History of the Wichita Water Company
From: History of Wichita and Sedgwick County, Kansas
Past and Present
O. H. Bentley, Editor-in-Chief
C. F. Cooper & Co. Publisher.
Chicago 1910


THE WICHITA WATER COMPANY.

The people of Wichita may be assured that when the present improvements are completed that they will have one of the most up to date water systems in the country, and not only will they be guaranteed the purest water for drinking and domestic purposes, but an ample supply for fire protection. During the past year the American Water Works and Guarantee Company, owners of the Wichita plant, have expended an enormous sum of money, the greatest in the history of the company, on extensions, reinforcing lines and other improvements. An entire new station has been built. A new 100 foot brick stack has been added, in addition to two 250 horsepower boilers. Two new 5,000,000 gallon pumping engines have been installed, bringing the present pumping capacity of the plant up to 20,000,000 gallons per day. The present well system is also being thoroughly overhauled and many new wells are being added.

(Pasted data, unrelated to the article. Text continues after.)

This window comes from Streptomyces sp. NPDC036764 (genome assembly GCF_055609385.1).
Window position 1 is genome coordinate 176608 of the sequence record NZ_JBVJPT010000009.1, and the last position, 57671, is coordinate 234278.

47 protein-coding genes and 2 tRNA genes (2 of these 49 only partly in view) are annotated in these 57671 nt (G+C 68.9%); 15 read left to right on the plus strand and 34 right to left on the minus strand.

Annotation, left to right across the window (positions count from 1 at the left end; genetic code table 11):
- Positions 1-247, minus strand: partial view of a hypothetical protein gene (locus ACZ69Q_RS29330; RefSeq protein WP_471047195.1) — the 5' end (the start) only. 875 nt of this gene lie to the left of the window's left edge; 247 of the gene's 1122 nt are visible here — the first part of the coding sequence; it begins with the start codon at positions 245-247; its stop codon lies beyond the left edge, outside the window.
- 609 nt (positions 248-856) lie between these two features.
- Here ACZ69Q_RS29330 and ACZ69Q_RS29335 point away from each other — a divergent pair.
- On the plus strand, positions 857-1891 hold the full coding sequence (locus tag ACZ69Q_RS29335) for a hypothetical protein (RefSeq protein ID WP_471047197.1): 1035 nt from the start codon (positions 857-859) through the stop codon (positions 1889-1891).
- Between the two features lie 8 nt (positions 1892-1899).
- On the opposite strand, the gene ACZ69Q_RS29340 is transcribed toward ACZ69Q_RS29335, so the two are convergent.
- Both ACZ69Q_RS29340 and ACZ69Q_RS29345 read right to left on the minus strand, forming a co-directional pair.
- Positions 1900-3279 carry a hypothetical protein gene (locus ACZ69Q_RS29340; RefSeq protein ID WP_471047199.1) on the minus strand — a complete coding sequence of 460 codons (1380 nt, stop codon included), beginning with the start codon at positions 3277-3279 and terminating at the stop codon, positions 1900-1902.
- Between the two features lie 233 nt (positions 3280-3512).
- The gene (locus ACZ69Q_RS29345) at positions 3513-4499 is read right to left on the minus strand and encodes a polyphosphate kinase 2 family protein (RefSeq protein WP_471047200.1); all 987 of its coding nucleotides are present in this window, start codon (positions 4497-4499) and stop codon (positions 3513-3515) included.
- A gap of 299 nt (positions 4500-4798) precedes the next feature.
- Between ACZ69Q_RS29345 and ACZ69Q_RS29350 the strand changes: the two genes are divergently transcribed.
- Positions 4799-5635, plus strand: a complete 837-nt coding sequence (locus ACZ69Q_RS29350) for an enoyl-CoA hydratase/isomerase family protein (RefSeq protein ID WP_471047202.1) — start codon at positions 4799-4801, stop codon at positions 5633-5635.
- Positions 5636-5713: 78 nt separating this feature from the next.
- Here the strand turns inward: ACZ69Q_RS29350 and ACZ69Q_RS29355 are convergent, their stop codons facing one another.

In addition to the foregoing, more than twenty five miles of cast iron mains, the greater part of which will be reinforcing lines of large diameter, have been authorized and are being laid. A new twelve inch reinforcing line is being laid north of the pumping station into the Riverside district. Pipe is on the ground for reinforcing line up Waco avenue to the stock yards and packing houses. Probably the most important reinforcing line that is to be put in will be an additional sixteen inch main from the station direct to the heart of the business district; this in addition to many miles of smaller lines which will be put in to reach the residences in outlying districts, all of which will be properly reinforced. As a result of the foregoing mentioned improvements the city of Wichita may boast of having one of the most complete water works systems in the western country, and this opinion is supported by the statement of several expert water works engineers, who recently visited the plant and who have no interests in it whatever. They pronounced it one of the most up to date systems in the world, and one that is now being adopted by different water companies who are desirous of supplying their patrons with a pure supply of water. The water itself comes from a series of large cylinders which are sunk beneath the bed of the Big Arkansas river to a depth of from forty to forty five feet. By means of steam pressure all the sand is forced out of these cylinders and the water is permitted to flow through the deep body of gravel which remains, thus affording one of the purest water supplies to be found anywhere.